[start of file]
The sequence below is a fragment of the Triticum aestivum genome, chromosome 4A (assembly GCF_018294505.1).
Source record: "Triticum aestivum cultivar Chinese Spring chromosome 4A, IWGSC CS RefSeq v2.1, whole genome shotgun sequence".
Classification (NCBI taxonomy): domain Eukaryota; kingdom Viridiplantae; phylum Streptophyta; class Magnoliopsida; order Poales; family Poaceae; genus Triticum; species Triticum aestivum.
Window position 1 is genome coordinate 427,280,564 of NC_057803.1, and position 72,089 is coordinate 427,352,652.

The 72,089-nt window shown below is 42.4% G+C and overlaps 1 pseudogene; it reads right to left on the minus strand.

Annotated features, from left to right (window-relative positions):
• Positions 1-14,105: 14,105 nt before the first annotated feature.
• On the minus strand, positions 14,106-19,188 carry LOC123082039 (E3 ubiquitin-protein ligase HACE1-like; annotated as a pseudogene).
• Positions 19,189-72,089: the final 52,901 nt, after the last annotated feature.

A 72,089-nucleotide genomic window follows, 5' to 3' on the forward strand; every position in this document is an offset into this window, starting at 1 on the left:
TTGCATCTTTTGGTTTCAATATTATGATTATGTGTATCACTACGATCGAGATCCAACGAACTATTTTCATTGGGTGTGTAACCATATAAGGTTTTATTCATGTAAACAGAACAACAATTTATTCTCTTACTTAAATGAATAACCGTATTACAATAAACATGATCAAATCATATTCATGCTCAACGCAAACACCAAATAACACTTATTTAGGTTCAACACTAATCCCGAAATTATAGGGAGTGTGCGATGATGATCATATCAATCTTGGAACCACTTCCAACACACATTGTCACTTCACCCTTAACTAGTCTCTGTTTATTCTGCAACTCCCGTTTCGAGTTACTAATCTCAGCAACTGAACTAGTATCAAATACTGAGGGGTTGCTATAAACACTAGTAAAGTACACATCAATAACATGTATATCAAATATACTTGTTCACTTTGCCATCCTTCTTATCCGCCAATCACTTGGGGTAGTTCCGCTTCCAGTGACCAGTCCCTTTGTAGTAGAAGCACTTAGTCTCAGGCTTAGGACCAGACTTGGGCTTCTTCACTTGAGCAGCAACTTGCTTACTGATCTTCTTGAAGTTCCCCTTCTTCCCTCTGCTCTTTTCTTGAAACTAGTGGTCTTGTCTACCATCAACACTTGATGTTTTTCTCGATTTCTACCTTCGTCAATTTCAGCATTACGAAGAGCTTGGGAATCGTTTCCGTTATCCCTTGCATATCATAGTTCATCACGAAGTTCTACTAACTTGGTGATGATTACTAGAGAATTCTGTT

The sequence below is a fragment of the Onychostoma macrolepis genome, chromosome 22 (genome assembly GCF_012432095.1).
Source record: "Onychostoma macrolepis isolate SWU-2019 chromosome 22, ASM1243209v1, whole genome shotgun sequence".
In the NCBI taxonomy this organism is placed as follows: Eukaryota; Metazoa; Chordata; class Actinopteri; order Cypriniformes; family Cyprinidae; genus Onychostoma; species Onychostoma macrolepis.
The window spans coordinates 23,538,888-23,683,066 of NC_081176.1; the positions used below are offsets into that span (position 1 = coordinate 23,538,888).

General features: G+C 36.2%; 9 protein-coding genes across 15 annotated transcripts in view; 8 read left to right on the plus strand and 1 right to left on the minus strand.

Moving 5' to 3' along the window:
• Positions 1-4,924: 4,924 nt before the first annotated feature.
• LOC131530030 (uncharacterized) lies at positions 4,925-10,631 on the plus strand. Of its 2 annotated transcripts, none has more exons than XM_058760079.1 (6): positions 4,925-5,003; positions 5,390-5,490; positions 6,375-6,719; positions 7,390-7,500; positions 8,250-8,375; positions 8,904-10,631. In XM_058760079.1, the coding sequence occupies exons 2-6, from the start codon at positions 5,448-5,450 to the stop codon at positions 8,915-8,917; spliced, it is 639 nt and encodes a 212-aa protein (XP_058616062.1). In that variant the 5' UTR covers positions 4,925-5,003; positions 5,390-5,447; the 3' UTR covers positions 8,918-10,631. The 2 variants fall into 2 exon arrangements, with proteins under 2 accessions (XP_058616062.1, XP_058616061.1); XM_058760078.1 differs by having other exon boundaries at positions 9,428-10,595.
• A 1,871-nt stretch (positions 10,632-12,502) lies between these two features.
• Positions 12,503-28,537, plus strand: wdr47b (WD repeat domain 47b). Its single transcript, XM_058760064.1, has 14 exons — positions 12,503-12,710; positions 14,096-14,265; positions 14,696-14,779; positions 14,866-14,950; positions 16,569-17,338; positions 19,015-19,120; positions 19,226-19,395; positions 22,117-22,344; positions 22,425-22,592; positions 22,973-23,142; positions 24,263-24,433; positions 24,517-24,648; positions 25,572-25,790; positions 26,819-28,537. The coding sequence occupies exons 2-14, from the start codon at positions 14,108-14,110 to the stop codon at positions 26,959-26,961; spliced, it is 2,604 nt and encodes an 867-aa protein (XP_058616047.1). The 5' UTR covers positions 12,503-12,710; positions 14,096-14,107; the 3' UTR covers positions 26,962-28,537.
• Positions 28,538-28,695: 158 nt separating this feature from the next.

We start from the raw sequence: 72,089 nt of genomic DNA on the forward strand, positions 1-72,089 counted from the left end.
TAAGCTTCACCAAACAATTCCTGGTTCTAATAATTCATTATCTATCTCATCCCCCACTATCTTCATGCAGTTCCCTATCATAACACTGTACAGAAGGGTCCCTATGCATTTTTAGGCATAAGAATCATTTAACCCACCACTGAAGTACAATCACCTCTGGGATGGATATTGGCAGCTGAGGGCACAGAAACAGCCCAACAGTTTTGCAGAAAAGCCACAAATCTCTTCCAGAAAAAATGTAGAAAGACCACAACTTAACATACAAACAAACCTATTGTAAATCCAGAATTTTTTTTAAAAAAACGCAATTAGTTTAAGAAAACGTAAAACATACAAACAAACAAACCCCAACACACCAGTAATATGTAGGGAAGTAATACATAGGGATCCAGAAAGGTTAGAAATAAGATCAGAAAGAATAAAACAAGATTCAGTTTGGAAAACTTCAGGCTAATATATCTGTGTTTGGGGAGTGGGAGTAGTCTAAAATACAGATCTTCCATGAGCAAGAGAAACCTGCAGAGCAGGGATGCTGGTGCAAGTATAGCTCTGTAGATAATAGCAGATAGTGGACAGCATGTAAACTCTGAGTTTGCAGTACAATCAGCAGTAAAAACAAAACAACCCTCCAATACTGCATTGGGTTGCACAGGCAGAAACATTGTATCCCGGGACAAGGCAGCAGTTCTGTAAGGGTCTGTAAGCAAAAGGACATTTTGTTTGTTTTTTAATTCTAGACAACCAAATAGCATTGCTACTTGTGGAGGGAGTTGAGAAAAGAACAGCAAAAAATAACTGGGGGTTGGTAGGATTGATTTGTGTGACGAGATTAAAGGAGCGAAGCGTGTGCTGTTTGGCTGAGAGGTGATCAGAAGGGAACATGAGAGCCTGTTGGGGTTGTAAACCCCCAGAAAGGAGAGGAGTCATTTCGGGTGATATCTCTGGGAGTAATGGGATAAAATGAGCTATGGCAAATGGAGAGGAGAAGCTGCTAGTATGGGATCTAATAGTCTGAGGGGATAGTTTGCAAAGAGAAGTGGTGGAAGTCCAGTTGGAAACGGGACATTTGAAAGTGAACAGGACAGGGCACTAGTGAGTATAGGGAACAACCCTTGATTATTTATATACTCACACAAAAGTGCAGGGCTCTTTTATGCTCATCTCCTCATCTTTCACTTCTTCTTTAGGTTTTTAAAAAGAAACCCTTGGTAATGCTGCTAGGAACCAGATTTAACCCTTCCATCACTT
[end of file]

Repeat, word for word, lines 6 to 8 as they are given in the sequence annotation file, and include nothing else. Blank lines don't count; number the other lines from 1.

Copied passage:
Annotated features, from left to right (window-relative positions):
• Positions 1-14,105: 14,105 nt before the first annotated feature.
• On the minus strand, positions 14,106-19,188 carry LOC123082039 (E3 ubiquitin-protein ligase HACE1-like; annotated as a pseudogene).